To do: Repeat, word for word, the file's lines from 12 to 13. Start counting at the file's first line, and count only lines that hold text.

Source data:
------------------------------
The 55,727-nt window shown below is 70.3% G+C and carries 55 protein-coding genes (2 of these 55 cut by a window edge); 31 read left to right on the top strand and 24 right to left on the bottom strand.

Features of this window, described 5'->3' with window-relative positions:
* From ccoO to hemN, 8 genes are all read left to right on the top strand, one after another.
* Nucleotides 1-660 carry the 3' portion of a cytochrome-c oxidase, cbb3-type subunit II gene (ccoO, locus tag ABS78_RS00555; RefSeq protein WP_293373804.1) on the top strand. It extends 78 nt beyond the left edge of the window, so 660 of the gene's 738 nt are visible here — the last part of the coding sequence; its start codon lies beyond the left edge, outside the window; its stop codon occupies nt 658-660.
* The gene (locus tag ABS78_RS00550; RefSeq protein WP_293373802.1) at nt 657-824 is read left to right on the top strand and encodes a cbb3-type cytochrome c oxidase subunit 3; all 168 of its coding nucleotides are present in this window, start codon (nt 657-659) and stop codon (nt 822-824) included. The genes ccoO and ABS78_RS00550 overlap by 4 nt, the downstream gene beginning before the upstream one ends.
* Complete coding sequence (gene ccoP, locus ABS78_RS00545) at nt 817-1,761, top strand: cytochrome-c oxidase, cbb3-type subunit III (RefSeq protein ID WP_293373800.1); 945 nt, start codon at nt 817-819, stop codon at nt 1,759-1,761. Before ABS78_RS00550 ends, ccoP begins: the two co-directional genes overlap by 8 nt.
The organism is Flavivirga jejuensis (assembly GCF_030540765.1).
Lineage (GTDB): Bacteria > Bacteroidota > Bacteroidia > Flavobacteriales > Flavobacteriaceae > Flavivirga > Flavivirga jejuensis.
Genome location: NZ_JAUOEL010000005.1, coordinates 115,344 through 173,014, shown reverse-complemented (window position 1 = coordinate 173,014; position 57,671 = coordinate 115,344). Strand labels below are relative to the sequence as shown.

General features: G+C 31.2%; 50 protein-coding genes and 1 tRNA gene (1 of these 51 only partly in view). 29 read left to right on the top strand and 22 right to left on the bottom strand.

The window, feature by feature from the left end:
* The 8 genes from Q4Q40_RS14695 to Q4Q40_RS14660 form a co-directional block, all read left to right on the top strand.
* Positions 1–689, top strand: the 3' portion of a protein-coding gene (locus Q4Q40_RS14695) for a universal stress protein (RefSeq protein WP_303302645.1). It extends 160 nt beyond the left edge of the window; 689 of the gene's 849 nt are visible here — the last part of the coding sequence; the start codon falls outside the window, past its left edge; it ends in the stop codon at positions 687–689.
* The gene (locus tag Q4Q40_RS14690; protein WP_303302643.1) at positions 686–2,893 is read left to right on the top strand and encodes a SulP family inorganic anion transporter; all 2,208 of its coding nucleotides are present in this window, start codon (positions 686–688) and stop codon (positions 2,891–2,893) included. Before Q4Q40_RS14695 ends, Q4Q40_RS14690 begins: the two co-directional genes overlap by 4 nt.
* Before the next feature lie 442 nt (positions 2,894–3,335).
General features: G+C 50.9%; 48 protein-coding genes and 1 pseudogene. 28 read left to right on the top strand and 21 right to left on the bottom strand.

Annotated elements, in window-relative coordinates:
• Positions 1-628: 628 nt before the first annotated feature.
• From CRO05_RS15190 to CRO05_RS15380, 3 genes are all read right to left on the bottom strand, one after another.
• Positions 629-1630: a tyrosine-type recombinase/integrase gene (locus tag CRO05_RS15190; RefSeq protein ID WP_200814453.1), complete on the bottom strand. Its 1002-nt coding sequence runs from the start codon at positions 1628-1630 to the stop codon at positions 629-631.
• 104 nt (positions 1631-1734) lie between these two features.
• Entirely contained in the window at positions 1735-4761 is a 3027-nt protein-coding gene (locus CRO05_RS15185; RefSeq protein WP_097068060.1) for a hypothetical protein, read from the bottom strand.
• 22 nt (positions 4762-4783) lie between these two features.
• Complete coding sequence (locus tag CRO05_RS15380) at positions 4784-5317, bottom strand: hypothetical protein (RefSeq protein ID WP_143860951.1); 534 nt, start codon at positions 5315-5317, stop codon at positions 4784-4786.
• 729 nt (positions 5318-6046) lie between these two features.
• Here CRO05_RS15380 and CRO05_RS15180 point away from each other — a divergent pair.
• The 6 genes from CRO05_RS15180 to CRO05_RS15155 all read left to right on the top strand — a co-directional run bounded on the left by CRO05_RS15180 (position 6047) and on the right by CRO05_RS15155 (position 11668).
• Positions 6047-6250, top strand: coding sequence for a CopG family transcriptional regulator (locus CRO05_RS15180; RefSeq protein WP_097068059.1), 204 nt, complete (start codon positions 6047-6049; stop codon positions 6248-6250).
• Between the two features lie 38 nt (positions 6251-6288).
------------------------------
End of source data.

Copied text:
* The 8 genes from Q4Q40_RS14695 to Q4Q40_RS14660 form a co-directional block, all read left to right on the top strand.
* Positions 1–689, top strand: the 3' portion of a protein-coding gene (locus Q4Q40_RS14695) for a universal stress protein (RefSeq protein WP_303302645.1). It extends 160 nt beyond the left edge of the window; 689 of the gene's 849 nt are visible here — the last part of the coding sequence; the start codon falls outside the window, past its left edge; it ends in the stop codon at positions 687–689.